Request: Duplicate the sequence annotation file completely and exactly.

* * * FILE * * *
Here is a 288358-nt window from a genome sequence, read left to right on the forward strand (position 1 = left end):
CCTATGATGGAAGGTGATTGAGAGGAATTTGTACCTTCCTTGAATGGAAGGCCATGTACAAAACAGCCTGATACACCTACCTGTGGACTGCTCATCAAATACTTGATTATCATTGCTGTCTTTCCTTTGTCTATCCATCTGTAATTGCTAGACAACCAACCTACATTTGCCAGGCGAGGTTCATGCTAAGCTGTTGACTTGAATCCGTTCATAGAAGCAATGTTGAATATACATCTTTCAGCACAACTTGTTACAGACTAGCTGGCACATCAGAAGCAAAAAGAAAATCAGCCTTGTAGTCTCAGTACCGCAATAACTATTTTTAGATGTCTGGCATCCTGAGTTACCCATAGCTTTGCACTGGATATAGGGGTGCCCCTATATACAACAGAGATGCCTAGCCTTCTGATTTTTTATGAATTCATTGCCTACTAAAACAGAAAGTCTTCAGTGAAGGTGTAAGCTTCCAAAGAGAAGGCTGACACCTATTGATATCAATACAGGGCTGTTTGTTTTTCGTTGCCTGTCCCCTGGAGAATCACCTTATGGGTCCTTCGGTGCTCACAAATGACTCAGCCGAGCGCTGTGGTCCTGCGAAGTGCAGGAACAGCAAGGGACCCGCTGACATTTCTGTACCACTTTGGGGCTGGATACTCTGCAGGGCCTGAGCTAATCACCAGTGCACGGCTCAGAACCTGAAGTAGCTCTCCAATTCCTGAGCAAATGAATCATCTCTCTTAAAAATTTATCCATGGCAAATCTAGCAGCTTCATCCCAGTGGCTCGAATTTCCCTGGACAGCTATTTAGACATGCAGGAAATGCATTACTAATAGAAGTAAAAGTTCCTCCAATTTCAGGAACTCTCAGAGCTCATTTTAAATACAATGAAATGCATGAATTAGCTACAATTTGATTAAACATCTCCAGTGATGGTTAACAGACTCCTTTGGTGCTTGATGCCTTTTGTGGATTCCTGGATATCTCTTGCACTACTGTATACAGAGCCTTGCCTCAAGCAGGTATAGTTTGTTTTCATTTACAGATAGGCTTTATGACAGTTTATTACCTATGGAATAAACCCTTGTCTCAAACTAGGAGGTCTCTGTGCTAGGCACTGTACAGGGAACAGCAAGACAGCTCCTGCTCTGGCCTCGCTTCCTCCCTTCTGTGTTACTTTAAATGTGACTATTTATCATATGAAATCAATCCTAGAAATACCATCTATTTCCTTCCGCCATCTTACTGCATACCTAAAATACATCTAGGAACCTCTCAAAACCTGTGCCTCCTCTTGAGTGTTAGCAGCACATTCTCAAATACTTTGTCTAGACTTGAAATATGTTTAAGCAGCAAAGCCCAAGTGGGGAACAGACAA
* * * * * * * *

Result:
Here is a 288358-nt window from a genome sequence, read left to right on the forward strand (position 1 = left end):
CCTATGATGGAAGGTGATTGAGAGGAATTTGTACCTTCCTTGAATGGAAGGCCATGTACAAAACAGCCTGATACACCTACCTGTGGACTGCTCATCAAATACTTGATTATCATTGCTGTCTTTCCTTTGTCTATCCATCTGTAATTGCTAGACAACCAACCTACATTTGCCAGGCGAGGTTCATGCTAAGCTGTTGACTTGAATCCGTTCATAGAAGCAATGTTGAATATACATCTTTCAGCACAACTTGTTACAGACTAGCTGGCACATCAGAAGCAAAAAGAAAATCAGCCTTGTAGTCTCAGTACCGCAATAACTATTTTTAGATGTCTGGCATCCTGAGTTACCCATAGCTTTGCACTGGATATAGGGGTGCCCCTATATACAACAGAGATGCCTAGCCTTCTGATTTTTTATGAATTCATTGCCTACTAAAACAGAAAGTCTTCAGTGAAGGTGTAAGCTTCCAAAGAGAAGGCTGACACCTATTGATATCAATACAGGGCTGTTTGTTTTTCGTTGCCTGTCCCCTGGAGAATCACCTTATGGGTCCTTCGGTGCTCACAAATGACTCAGCCGAGCGCTGTGGTCCTGCGAAGTGCAGGAACAGCAAGGGACCCGCTGACATTTCTGTACCACTTTGGGGCTGGATACTCTGCAGGGCCTGAGCTAATCACCAGTGCACGGCTCAGAACCTGAAGTAGCTCTCCAATTCCTGAGCAAATGAATCATCTCTCTTAAAAATTTATCCATGGCAAATCTAGCAGCTTCATCCCAGTGGCTCGAATTTCCCTGGACAGCTATTTAGACATGCAGGAAATGCATTACTAATAGAAGTAAAAGTTCCTCCAATTTCAGGAACTCTCAGAGCTCATTTTAAATACAATGAAATGCATGAATTAGCTACAATTTGATTAAACATCTCCAGTGATGGTTAACAGACTCCTTTGGTGCTTGATGCCTTTTGTGGATTCCTGGATATCTCTTGCACTACTGTATACAGAGCCTTGCCTCAAGCAGGTATAGTTTGTTTTCATTTACAGATAGGCTTTATGACAGTTTATTACCTATGGAATAAACCCTTGTCTCAAACTAGGAGGTCTCTGTGCTAGGCACTGTACAGGGAACAGCAAGACAGCTCCTGCTCTGGCCTCGCTTCCTCCCTTCTGTGTTACTTTAAATGTGACTATTTATCATATGAAATCAATCCTAGAAATACCATCTATTTCCTTCCGCCATCTTACTGCATACCTAAAATACATCTAGGAACCTCTCAAAACCTGTGCCTCCTCTTGAGTGTTAGCAGCACATTCTCAAATACTTTGTCTAGACTTGAAATATGTTTAAGCAGCAAAGCCCAAGTGGGGAACAGACAA